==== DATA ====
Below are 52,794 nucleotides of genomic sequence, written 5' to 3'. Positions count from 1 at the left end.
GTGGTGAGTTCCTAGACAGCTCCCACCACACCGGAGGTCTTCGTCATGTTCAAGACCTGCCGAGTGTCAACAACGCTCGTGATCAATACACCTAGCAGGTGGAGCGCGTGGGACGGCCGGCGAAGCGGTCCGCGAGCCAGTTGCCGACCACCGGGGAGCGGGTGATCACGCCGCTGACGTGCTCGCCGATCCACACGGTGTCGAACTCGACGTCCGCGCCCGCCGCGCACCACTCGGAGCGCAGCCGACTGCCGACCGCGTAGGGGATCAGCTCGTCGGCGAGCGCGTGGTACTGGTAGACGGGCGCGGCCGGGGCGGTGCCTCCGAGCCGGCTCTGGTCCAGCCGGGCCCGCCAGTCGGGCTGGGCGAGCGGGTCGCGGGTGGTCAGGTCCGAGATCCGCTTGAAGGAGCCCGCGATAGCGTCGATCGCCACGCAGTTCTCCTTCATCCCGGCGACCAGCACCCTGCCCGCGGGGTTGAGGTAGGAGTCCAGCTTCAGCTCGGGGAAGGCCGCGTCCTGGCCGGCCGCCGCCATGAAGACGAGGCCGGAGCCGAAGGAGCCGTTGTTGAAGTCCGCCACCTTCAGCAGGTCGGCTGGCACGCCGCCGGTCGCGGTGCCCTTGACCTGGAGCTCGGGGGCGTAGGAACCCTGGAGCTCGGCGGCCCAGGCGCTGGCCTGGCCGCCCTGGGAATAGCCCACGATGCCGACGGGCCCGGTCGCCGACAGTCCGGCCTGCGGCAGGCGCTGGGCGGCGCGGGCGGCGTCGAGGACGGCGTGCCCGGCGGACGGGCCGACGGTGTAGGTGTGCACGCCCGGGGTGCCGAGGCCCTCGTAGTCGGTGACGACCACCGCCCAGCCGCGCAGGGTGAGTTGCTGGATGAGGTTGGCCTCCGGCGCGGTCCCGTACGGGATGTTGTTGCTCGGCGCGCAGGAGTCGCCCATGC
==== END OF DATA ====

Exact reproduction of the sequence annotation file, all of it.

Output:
Below are 52,794 nucleotides of genomic sequence, written 5' to 3'. Positions count from 1 at the left end.
GTGGTGAGTTCCTAGACAGCTCCCACCACACCGGAGGTCTTCGTCATGTTCAAGACCTGCCGAGTGTCAACAACGCTCGTGATCAATACACCTAGCAGGTGGAGCGCGTGGGACGGCCGGCGAAGCGGTCCGCGAGCCAGTTGCCGACCACCGGGGAGCGGGTGATCACGCCGCTGACGTGCTCGCCGATCCACACGGTGTCGAACTCGACGTCCGCGCCCGCCGCGCACCACTCGGAGCGCAGCCGACTGCCGACCGCGTAGGGGATCAGCTCGTCGGCGAGCGCGTGGTACTGGTAGACGGGCGCGGCCGGGGCGGTGCCTCCGAGCCGGCTCTGGTCCAGCCGGGCCCGCCAGTCGGGCTGGGCGAGCGGGTCGCGGGTGGTCAGGTCCGAGATCCGCTTGAAGGAGCCCGCGATAGCGTCGATCGCCACGCAGTTCTCCTTCATCCCGGCGACCAGCACCCTGCCCGCGGGGTTGAGGTAGGAGTCCAGCTTCAGCTCGGGGAAGGCCGCGTCCTGGCCGGCCGCCGCCATGAAGACGAGGCCGGAGCCGAAGGAGCCGTTGTTGAAGTCCGCCACCTTCAGCAGGTCGGCTGGCACGCCGCCGGTCGCGGTGCCCTTGACCTGGAGCTCGGGGGCGTAGGAACCCTGGAGCTCGGCGGCCCAGGCGCTGGCCTGGCCGCCCTGGGAATAGCCCACGATGCCGACGGGCCCGGTCGCCGACAGTCCGGCCTGCGGCAGGCGCTGGGCGGCGCGGGCGGCGTCGAGGACGGCGTGCCCGGCGGACGGGCCGACGGTGTAGGTGTGCACGCCCGGGGTGCCGAGGCCCTCGTAGTCGGTGACGACCACCGCCCAGCCGCGCAGGGTGAGTTGCTGGATGAGGTTGGCCTCCGGCGCGGTCCCGTACGGGATGTTGTTGCTCGGCGCGCAGGAGTCGCCCATGC